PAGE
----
35
    The Roman emperor Caligula opposed the reading of The Odyssey by Homer, written more than 300 years before. He thought the epic poem was dangerous because it expressed Greek ideas of freedom. 8th Floor of the Library – PA 4025 A5 M43 2004

    1525
    Six thousand copies of William Tyndale’s English translation of the New Testament were printed in Cologne, Germany, and smuggled into England were then burned by the English church. Church authorities were determined that the Bible would be available only in Latin. 10th Floor of the Library  – BS 140 1989

    1597
    The original version of Shakespeare’s Richard III contained a scene in which the king was deposed from his throne. Queen Elizabeth I was so angry that she ordered the scene removed from all copies of the play. 8th Floor of the Library  – PR 2821 A2 W5 1968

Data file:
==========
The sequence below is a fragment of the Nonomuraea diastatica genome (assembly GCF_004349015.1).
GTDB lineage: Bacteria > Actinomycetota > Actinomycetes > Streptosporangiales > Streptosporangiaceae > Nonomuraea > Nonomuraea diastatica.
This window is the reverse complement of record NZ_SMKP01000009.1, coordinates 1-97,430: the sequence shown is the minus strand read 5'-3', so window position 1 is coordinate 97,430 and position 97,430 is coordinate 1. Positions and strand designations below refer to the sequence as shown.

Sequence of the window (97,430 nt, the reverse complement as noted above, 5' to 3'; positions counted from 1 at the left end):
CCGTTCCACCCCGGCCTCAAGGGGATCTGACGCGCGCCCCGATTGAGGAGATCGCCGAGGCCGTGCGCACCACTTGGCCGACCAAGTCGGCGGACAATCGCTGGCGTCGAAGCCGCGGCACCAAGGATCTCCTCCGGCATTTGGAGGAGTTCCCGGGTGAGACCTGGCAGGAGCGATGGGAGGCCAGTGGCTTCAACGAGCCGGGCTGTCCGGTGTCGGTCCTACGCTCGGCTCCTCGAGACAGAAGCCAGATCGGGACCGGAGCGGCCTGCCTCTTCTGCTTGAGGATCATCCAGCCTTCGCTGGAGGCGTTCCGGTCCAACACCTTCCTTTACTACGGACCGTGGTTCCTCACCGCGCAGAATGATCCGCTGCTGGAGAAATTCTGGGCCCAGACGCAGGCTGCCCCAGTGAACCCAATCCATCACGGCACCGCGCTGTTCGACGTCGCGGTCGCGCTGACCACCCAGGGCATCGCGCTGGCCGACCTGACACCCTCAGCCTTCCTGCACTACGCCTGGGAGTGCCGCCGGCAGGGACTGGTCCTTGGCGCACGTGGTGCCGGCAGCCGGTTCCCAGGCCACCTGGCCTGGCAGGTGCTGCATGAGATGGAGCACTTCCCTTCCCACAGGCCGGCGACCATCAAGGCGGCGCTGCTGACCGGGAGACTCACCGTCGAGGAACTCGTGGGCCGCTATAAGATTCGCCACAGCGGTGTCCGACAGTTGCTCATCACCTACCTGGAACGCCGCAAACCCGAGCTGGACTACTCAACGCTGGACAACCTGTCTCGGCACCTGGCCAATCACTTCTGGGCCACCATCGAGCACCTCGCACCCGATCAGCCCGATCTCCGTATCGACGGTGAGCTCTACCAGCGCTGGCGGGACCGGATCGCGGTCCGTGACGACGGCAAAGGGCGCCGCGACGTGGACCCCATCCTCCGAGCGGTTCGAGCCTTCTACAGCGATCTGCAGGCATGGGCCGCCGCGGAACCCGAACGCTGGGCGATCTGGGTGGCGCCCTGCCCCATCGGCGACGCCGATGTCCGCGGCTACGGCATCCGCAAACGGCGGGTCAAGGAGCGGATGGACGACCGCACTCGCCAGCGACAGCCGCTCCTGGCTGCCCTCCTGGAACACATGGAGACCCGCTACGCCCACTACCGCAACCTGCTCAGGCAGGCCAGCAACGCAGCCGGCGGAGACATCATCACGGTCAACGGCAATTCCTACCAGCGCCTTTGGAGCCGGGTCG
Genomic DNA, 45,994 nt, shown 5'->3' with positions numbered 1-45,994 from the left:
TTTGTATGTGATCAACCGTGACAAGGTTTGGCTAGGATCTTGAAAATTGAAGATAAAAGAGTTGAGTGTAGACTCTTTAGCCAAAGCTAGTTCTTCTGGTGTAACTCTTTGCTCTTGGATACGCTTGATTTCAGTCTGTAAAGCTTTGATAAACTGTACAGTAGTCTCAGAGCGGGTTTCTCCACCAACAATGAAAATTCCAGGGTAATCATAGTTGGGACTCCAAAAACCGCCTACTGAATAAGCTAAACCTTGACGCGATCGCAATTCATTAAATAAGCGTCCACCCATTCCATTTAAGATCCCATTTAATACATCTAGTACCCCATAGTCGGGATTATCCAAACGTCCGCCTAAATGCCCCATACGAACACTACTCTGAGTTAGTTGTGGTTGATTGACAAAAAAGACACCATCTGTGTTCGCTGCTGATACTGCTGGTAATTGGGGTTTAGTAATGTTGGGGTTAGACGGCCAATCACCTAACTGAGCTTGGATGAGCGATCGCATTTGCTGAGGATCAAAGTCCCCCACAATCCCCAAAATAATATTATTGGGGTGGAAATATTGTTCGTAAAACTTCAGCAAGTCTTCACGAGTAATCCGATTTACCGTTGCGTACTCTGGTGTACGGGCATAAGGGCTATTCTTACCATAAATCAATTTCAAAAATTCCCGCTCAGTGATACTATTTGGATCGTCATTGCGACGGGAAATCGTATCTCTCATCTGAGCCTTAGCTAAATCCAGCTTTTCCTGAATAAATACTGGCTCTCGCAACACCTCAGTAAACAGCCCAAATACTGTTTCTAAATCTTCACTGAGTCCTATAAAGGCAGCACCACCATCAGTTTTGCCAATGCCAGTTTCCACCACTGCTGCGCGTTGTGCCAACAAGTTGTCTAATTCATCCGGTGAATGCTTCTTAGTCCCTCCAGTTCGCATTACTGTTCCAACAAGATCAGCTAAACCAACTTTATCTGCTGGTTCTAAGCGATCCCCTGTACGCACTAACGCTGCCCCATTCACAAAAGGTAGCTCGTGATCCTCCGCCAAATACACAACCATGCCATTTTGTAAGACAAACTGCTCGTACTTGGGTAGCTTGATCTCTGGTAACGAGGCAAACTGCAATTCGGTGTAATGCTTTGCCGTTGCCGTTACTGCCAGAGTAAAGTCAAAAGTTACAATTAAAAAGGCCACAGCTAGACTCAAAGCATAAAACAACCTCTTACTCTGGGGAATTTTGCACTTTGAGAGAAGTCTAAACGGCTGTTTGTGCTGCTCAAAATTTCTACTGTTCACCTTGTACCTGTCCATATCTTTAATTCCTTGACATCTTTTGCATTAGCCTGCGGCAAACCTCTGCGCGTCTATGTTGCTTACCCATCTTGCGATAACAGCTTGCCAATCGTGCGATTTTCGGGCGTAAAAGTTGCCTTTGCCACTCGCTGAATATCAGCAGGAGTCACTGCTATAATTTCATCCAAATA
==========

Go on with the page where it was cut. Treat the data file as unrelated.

1614
    Sir Walter Raleigh’s book The History of the World was banned by King James I of England for “being too saucy in censuring princes.” 10th Floor of the Library  – D 57 R183 1972

    1624
    Martin Luther’s German translation of the Bible was burnt in Germany by order of the Pope.
    10th Floor of the Library – BS 239 1967

    1859
    Charles Darwin’s On the Origin of Species was published, outlining the theory of evolution. The book was banned from the library of Trinity College, Cambridge, where Darwin had been a student. In 1925, Tennessee banned the teaching of the theory of evolution in schools; the law remained in until 1967. On the Origin of Species was banned in Yugoslavia in 1935 and in Greece in 1937. 5th Floor of the Library  – QH 365 A1 1987 v.15

    1885
    A year after the publication of Mark Twain’s Huckleberry Finn, the library of Concord, Massachusetts decided to exclude the book from its collection. The committee making the decision said the book was “rough, coarse and inelegant, dealing with a series of experiences not elevating, the whole book being suited to the slums that to intelligent, respectable people.” By 1907, it was said that Twain’s novel had been thrown out of some library somewhere every year, mostly because its hero was said to present a bad example for impressionable young readers.
    6th Floor of the Library  – PS 1306 A1 1996

    1929-1962